Growing sustainable consumption communities

Gill Seyfang (Centre for Social and Economic Research on the Global Environment (CSERGE), University of East Anglia, Norwich, UK)

International Journal of Sociology and Social Policy

ISSN: 0144-333X

Publication date: 1 May 2007



Sustainable consumption is increasingly on the policy menu, and local organic food has been widely advocated as a practical tool to make changes to conventional production and consumption systems. The purpose of this paper is to evaluate the effectiveness of community‐based initiatives at achieving sustainable consumption objectives.


A new multi‐criteria evaluation tool is developed, from New Economics theory, to assess the effectiveness of initiatives at achieving sustainable consumption. The key indicators are: localisation, reducing ecological footprints, community building, collective action and creating new socio‐economic institutions. This evaluation framework is applied to an organic producer cooperative in Norfolk, UK, using a mixed‐method approach comprising site visits, semi‐structured interviews and a customer survey.


The initiative was effective at achieving sustainable consumption in each of the dimensions of the appraisal tool, but nevertheless faced a number of barriers to achieving its potential.

Research limitations/implications

Future research could examine the sustainability preferences of non‐consumers of local or organic food, to compare responses and assess the scope for scaling up initiatives like this.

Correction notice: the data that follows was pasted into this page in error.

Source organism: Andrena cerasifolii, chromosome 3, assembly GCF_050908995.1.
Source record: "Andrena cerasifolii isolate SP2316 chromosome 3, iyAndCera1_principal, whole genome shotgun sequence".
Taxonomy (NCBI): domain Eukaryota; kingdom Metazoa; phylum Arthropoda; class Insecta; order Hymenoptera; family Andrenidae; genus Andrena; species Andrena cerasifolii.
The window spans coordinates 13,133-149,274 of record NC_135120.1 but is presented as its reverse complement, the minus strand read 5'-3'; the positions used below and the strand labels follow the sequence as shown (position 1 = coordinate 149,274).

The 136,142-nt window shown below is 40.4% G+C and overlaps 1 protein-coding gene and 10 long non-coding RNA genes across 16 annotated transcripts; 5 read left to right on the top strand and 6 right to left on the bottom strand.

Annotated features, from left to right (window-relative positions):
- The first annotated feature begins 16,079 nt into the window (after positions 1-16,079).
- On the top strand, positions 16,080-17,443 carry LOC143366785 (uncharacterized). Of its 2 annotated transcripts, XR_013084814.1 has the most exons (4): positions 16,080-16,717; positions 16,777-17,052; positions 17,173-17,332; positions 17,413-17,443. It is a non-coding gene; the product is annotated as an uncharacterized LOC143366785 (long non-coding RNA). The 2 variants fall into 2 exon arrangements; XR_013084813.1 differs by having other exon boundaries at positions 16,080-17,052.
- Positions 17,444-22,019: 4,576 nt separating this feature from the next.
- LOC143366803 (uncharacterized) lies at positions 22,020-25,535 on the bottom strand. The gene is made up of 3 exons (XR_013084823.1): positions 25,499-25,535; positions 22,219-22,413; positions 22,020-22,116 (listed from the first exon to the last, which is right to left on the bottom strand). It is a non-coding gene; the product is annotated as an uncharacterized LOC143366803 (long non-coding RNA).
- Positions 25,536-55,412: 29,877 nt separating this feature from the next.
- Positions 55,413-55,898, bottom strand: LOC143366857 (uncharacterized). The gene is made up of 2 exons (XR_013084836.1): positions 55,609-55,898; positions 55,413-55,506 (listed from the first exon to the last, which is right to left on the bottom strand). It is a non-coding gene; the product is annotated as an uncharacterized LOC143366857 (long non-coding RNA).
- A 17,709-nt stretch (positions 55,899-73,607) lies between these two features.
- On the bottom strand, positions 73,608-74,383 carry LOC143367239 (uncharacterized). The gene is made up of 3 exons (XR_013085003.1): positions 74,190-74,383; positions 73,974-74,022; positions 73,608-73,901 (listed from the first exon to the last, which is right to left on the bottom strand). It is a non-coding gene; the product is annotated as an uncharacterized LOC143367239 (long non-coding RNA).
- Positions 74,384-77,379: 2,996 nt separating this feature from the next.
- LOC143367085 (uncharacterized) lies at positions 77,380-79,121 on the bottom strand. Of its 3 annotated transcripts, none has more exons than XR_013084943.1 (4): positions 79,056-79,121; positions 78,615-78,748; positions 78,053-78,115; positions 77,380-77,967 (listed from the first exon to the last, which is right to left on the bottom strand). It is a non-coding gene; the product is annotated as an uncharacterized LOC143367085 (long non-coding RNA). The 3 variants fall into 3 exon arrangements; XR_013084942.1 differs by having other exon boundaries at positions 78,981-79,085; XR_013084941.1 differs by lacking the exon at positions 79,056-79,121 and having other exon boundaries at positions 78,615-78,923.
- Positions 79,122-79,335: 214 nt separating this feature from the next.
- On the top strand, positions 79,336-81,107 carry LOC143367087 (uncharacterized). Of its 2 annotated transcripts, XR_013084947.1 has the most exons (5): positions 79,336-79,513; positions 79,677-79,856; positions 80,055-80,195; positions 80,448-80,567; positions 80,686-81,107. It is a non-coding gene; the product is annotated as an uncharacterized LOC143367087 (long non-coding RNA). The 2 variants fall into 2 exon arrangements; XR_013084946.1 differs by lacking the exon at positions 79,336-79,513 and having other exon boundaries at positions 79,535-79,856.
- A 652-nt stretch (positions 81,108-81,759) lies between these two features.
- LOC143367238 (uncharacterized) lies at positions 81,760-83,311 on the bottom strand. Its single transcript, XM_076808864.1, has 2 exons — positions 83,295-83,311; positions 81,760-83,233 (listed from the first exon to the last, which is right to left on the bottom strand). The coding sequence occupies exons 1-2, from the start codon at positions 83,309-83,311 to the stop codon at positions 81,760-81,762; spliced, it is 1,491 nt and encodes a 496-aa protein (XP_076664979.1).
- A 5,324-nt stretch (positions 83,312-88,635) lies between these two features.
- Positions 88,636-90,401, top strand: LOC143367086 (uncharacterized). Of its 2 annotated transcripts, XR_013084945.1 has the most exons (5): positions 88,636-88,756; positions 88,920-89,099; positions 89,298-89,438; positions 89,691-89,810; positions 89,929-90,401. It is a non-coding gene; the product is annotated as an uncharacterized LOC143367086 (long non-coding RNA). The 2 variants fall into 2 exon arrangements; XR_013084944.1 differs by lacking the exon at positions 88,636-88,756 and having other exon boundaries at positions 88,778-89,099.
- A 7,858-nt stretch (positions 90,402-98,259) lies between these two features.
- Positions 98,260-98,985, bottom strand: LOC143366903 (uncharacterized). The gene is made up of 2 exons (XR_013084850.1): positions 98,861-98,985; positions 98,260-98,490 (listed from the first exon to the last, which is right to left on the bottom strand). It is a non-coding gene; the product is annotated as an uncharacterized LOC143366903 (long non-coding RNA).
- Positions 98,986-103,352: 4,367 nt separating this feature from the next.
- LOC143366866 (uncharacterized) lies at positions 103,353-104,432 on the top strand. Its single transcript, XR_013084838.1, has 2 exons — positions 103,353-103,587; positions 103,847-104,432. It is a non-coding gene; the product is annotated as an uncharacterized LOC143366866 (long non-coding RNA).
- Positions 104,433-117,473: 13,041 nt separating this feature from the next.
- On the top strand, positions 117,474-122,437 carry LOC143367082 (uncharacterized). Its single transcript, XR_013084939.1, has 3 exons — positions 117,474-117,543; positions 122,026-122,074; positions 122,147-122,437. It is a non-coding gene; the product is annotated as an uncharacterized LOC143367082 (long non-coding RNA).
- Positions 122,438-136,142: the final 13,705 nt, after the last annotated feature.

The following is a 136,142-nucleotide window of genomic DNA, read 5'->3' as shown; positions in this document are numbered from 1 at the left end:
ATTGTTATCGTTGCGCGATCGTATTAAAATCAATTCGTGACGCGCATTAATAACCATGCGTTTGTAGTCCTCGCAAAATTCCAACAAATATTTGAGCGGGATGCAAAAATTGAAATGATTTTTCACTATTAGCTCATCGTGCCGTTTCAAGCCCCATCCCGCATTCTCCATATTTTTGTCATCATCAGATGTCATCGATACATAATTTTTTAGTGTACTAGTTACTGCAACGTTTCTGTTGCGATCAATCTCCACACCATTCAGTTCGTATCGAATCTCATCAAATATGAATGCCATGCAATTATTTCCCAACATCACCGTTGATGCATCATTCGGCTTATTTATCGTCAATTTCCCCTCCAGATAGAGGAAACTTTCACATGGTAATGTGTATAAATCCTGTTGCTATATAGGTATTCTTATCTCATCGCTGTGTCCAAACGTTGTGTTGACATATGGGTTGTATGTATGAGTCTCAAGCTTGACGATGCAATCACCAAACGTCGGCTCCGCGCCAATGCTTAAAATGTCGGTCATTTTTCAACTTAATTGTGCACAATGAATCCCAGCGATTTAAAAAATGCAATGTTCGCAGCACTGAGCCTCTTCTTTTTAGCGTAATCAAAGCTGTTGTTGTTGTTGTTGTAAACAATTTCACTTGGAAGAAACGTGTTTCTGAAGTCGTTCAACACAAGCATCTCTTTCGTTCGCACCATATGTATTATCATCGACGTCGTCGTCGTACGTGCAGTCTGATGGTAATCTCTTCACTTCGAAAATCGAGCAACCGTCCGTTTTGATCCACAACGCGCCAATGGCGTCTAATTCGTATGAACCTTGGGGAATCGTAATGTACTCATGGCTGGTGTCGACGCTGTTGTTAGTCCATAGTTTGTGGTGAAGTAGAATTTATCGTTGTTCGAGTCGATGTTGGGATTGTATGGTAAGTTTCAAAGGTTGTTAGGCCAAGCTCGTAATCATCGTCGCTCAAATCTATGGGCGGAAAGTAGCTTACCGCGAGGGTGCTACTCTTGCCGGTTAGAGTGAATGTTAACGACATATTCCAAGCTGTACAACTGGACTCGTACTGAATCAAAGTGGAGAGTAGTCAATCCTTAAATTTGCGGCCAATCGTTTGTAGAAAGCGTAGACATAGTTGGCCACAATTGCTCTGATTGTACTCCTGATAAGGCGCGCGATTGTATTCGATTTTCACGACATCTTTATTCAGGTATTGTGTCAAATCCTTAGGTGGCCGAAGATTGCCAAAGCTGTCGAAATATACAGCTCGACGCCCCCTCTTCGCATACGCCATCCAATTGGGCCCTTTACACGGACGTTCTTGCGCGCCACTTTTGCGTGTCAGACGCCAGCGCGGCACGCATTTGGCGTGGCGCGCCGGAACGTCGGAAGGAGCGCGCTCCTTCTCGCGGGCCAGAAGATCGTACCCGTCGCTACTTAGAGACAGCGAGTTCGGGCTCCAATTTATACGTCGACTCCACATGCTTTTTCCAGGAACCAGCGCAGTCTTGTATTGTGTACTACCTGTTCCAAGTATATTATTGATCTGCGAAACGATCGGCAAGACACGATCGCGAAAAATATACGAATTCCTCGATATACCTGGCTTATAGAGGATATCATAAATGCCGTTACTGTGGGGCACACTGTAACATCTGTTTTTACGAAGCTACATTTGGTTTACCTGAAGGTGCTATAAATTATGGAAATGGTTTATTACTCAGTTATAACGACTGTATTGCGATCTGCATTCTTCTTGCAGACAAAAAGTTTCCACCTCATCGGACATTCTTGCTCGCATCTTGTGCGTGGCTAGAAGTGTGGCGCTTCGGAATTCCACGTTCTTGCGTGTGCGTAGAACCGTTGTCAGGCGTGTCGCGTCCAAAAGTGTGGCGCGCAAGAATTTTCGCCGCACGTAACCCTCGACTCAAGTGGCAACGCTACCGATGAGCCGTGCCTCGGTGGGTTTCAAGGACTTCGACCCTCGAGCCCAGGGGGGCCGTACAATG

Practical implications

Ways forward for community‐based sustainable consumption are discussed, together with policy recommendations. Community‐based initiatives such as the local organic food network examined here should be supported to offer a diversity of local action.


This paper presents the first empirical evaluation of a local organic food network as a tool for sustainable consumption. It makes a timely and original contribution on environmental governance and the role of new institutions which enable consumers to change their consumption patterns. It is of interest to academics, practitioners and policymakers concerned with sustainable development.



Seyfang, G. (2007), "Growing sustainable consumption communities", International Journal of Sociology and Social Policy, Vol. 27 No. 3/4, pp. 120-134.

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Copyright © 2007, Emerald Group Publishing Limited

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